In two previous blog entries I focused on the limited uplink power of mobile stations and how WiMAX, UMTS/HSDPA and LTE overcome this hurdle by allowing several mobiles to transmit simultaneously. In the future, however, limited transmission power might not be the only limitation.
WiMAX and LTE will probably both use a technology called MIMO (Multiple Input / Multiple Output) which makes use of multiple antennas at both the transmitter and the receiver to transmit independent data streams on the same frequency via different directions. Especially small hand held devices, however, might not be equipped with several antennas due to their small size or due to the additional cost incurred. Thus, they can not make use of MIMO. This reduces both their own speed as well as the overall speed of the network.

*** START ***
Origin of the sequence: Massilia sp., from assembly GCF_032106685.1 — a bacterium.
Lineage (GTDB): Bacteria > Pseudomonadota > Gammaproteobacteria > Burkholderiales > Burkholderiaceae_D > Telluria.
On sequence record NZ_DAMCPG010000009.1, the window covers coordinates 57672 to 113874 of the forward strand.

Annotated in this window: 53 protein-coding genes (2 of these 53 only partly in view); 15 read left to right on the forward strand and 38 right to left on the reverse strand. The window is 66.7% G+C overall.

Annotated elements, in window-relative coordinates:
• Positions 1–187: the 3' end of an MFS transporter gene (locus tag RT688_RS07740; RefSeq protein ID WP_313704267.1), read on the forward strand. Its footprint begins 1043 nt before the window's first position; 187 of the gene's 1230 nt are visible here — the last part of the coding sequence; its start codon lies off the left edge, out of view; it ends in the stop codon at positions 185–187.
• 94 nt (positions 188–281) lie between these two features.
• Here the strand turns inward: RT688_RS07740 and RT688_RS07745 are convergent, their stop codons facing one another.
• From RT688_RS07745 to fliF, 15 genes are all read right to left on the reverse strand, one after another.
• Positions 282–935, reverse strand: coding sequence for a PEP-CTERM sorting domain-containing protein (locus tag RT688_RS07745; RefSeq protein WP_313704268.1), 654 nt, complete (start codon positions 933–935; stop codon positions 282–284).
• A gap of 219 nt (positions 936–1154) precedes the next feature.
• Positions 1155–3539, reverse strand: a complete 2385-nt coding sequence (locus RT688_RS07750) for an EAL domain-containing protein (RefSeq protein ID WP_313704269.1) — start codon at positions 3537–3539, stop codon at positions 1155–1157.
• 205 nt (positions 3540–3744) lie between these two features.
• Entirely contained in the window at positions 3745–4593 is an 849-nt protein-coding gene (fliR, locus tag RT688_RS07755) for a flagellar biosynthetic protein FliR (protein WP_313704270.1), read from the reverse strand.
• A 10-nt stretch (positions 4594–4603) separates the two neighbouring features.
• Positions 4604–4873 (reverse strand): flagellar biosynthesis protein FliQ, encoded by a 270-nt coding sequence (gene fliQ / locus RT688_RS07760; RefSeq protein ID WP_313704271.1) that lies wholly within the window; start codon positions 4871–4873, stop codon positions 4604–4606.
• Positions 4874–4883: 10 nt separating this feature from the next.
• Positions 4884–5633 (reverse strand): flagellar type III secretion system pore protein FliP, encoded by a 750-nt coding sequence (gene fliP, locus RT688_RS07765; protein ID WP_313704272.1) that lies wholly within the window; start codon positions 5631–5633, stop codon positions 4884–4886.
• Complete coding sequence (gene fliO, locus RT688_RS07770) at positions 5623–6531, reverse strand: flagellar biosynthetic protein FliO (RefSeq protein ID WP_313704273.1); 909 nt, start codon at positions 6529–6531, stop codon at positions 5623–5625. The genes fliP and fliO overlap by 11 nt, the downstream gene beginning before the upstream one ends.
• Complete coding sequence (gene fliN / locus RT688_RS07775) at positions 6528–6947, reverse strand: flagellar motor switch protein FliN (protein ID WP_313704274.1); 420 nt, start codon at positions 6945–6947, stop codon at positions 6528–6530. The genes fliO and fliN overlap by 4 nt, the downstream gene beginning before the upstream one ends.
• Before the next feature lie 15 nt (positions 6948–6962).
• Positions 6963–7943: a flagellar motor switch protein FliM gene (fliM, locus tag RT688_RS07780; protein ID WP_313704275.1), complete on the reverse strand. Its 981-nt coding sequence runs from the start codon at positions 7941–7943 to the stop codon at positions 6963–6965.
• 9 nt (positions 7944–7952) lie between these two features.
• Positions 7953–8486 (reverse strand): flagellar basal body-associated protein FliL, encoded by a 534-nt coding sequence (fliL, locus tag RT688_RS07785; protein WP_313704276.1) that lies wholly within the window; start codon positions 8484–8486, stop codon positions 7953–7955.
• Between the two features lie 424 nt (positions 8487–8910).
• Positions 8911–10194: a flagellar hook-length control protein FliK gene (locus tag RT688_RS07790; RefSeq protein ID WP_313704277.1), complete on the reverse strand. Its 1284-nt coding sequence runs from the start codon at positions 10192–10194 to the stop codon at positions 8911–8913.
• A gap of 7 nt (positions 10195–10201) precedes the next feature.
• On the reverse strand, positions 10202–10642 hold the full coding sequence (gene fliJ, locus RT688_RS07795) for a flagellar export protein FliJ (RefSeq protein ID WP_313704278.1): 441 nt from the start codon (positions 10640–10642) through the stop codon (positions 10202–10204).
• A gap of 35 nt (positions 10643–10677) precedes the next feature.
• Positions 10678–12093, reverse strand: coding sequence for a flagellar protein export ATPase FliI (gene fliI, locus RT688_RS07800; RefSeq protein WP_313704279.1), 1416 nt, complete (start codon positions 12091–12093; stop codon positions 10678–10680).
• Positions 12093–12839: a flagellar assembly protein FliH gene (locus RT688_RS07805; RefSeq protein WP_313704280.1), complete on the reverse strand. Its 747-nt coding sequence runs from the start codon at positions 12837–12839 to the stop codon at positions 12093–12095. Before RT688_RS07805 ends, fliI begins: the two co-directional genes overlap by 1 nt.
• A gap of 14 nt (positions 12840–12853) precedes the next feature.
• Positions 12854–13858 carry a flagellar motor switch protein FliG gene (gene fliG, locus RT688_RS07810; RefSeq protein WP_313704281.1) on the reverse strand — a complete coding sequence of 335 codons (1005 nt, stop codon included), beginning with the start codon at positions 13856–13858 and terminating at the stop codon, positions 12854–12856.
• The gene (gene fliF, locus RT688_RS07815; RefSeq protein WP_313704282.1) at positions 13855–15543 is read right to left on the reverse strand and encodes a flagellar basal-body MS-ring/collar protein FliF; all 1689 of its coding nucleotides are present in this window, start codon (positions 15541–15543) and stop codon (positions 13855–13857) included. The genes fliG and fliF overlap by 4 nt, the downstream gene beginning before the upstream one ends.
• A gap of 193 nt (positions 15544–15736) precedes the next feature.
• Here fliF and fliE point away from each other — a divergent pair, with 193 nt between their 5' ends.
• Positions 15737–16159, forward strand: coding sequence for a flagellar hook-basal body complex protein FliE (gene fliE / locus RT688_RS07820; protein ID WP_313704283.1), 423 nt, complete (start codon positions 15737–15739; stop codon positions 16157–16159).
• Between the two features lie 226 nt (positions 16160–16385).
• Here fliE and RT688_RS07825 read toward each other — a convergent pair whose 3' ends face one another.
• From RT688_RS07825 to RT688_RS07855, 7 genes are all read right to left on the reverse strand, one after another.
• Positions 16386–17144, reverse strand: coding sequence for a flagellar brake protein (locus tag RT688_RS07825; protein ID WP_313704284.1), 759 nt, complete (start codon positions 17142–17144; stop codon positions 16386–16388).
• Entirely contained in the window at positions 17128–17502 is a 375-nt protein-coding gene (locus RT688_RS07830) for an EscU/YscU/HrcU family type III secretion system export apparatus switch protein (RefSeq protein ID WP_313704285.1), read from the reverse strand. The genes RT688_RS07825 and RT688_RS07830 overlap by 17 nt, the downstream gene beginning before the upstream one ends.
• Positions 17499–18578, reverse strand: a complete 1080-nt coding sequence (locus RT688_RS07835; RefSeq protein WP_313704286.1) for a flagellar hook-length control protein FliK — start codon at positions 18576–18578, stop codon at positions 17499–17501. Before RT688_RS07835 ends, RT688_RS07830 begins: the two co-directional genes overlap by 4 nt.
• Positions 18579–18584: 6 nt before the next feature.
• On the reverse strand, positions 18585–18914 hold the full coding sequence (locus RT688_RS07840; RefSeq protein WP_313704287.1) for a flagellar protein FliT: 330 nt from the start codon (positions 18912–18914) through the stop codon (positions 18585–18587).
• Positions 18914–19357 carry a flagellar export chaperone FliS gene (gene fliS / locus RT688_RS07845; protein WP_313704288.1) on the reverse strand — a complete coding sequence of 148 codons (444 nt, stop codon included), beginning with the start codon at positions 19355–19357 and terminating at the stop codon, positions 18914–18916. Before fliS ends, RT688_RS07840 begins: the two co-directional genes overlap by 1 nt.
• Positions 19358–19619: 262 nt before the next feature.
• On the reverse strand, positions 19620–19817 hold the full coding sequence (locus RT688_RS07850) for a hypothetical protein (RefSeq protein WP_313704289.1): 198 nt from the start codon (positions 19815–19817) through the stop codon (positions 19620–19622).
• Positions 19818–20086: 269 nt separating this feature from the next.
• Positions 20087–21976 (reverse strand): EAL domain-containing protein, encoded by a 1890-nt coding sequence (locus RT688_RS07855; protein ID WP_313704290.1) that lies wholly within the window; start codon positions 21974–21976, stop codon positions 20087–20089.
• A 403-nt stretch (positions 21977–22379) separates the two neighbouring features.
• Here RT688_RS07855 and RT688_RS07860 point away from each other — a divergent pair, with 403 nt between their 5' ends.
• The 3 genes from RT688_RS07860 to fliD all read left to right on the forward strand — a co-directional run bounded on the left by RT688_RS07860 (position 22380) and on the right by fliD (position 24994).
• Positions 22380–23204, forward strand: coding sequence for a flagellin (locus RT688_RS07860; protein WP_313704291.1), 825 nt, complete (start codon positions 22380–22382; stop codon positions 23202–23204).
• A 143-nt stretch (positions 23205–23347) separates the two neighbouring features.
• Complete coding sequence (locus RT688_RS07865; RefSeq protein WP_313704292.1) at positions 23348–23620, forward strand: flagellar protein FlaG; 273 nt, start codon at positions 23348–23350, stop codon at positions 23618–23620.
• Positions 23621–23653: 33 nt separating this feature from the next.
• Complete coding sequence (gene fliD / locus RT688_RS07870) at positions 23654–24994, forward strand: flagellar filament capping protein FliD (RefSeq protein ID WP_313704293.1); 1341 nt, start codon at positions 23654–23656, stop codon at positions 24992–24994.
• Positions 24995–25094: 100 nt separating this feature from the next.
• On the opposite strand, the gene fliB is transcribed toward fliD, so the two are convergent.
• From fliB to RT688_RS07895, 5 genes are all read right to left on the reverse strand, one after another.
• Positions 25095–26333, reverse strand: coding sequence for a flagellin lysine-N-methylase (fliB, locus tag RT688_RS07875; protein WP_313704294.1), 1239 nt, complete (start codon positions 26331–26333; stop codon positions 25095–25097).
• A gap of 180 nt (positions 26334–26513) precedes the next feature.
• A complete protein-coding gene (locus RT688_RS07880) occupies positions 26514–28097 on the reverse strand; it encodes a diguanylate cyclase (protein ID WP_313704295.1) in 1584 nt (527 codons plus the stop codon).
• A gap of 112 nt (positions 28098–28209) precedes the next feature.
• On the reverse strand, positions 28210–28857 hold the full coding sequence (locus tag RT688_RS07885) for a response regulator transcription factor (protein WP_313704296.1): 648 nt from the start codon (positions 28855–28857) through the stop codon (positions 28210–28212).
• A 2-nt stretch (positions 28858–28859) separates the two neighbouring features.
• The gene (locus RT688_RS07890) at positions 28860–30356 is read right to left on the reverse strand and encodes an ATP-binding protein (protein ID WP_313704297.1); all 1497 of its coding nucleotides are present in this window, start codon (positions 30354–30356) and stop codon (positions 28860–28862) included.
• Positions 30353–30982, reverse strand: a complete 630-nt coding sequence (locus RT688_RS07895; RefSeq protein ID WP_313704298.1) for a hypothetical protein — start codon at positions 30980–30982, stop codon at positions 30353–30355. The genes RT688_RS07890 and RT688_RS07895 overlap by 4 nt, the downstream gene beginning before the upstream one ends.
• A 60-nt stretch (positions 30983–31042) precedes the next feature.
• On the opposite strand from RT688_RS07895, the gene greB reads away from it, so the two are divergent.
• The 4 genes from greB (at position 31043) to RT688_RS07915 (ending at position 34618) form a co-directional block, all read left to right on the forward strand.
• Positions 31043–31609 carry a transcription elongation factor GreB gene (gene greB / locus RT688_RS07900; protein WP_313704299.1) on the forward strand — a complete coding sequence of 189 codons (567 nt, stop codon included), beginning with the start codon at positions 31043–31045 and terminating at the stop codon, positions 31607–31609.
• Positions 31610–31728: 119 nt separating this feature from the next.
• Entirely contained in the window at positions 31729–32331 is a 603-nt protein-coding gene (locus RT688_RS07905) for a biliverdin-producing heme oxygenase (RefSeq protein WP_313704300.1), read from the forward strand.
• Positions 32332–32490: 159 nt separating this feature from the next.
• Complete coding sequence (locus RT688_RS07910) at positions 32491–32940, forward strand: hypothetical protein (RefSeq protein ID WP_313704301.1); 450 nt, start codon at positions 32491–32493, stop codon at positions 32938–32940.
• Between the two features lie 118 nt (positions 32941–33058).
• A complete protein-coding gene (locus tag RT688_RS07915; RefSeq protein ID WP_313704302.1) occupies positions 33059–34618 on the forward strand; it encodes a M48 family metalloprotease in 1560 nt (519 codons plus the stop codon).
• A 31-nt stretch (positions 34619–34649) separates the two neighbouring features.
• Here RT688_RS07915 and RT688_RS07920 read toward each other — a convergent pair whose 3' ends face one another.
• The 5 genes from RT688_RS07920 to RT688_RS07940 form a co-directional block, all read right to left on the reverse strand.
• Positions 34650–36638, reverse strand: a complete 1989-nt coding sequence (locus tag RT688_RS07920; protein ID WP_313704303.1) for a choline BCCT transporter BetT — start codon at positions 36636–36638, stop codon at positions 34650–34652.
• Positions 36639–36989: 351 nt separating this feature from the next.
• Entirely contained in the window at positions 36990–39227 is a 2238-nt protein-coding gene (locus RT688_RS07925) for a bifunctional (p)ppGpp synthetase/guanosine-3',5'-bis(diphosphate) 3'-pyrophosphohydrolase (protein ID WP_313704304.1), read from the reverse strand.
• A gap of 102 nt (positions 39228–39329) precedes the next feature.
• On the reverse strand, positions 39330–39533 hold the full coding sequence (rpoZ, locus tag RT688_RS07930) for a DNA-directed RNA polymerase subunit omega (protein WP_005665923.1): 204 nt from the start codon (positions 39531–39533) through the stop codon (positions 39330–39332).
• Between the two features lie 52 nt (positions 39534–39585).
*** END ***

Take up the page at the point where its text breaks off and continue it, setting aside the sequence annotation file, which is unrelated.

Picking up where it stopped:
The solution to this problem is called "uplink collaborative MIMO" or multi user MIMO (MU-MIMO). Here, the network can instruct, for example, two mobiles to transmit simultaneously, each on an independent MIMO path. Even though both signals are sent on the same frequency, a MIMO capable base station will still be able to pick up the signals independently from each other if the main energy of each signal arrives from a different direction. This in effect creates a MIMO channel, just that the two or more antennas do not belong to one terminal but to several. Interesting approach!
From what I can read in the press, only Nortel has so far picked up on this and has stated that it will implement collaborative MIMO in the uplink direction for both WiMAX (here and here) and LTE (here).